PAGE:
At midnight an army of road, mountain, cross, single speed, hybrid, touring, and even fat bikes rolled off the capitol square and paraded through town. Parties in full swing WOOOOOed from balconies cars cars honked (in the good way), and confused bike path users yielded to the blinding light display that zipped past them. I forced an easy pace through the city to keep everyone well behaved at road crossings and to get some security by numbers through some of the sketchier parts of town. At the highway PD crossing the gates lifted and the lead groups started to form.
On the first few miles of pavement there was a lot of shuffling as everyone was feeling out the fast but not-yet-blistering pace. At Purcell road the pavement yields to crushed limestone and the racers shaped up into two packs and a few stragglers. Of course the regular riders just marched on and continued to enjoy the perfect evening lit by a nearly full moon.
The lead group of a dozen or so strong guys took off and a chase group congealed. Not many of us chasers were experienced road riders so it took quite a while to figure out how to work a proper pace line; this was complicated by the unnerving proposition of drafting in the dark, on obstacle filled trail, and a shower of grit being tossed up from the tire you followed.
Long story short, there was a sprint for the win, about half the riders reached or got within a few miles of the border as the lead group took their sweet time trying to lighten the trailer that the leader was to drag back. Everyone I spoke with before the ride, who weren't there to win it, mentioned that their goal was to reach Monroe which was just 6 miles from the border and happily they all did, other than a few folks who were rumored to have turned around early.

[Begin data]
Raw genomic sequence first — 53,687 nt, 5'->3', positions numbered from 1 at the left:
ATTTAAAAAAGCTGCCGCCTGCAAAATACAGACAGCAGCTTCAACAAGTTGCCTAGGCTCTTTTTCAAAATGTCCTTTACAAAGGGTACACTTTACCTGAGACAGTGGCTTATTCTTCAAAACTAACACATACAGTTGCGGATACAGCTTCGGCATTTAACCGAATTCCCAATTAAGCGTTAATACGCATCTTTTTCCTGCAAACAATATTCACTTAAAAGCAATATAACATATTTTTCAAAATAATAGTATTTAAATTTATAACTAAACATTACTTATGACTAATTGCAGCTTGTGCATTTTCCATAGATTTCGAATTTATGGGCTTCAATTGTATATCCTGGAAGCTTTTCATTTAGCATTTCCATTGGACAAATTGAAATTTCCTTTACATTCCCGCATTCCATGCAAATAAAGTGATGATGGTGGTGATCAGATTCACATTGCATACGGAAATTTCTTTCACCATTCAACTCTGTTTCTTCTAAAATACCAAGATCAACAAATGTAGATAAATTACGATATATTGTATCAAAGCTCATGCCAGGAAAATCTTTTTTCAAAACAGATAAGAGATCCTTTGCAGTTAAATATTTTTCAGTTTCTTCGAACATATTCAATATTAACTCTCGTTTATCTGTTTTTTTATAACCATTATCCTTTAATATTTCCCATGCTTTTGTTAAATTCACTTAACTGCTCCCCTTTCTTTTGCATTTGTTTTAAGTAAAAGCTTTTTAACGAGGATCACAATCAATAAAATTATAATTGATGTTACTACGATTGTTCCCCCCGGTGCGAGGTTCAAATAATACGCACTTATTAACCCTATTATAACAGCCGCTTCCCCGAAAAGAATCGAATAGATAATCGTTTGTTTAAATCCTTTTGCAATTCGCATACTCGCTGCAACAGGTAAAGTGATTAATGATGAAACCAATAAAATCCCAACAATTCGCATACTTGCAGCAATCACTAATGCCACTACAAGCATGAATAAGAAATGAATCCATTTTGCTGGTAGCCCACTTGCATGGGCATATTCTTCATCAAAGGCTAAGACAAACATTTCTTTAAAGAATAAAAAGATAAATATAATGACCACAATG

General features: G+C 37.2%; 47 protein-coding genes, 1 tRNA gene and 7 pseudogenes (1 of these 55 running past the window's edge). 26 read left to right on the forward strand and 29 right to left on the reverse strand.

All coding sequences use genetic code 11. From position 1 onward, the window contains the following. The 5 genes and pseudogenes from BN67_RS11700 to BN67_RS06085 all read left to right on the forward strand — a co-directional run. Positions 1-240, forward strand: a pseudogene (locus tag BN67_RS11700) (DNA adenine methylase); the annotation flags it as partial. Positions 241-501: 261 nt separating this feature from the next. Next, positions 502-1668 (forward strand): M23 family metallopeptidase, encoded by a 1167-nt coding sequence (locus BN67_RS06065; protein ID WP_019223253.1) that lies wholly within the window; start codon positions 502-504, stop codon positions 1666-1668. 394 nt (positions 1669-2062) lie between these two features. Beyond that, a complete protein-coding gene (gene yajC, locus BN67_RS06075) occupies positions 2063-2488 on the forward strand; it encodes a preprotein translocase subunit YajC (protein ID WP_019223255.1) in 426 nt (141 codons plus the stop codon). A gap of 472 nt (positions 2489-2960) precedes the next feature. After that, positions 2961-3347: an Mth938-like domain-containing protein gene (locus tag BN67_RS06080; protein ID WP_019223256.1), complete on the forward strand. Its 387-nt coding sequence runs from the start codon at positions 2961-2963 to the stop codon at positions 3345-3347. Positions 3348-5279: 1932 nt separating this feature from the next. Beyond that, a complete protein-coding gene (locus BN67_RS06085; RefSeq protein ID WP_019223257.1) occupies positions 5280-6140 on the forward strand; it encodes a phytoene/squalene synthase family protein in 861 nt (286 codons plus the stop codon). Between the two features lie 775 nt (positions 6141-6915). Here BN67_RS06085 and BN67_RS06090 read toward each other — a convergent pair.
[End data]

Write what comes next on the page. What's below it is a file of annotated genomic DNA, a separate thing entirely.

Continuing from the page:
On the return ride the whole group settled into a relaxed pace with the occasional rest stop to enjoy a well earned brew stretch. I greatly over estimated how much beer would be had, which ended up being less than one per rider, so the winner dragging the trailer thought I was kidding about the second case that he was to pick up near the tunnel while there were still full bottles bouncing around behind him.
We stopped in front of the tunnel for a quick award ceremony where the winner Trevor, and the first woman Sarah, received their trophies. At this point there was a rumor that a mystery rider named Bill had passed the return group about 5 miles from the border but insisted that he wanted to continue on to complete the whole route. I'd prepared a trophy for the rider who 'never gave up' but for now that had to stay in the trailer until we could confirm the existence of 'Stubborn Bill'.
Feeling that leader had suffered long enough I forced everyone to pocket a bottle of beer to lighten the trailer. Unfortunately the slow leak that one of my trailer tires had wasn't as slow as I'd thought and our winner discovered this just a few miles out of town. He stopped to top off the tire but it surely didn't help his toil up to that point. Sorry about that buddy, I really should have fixed that before hand.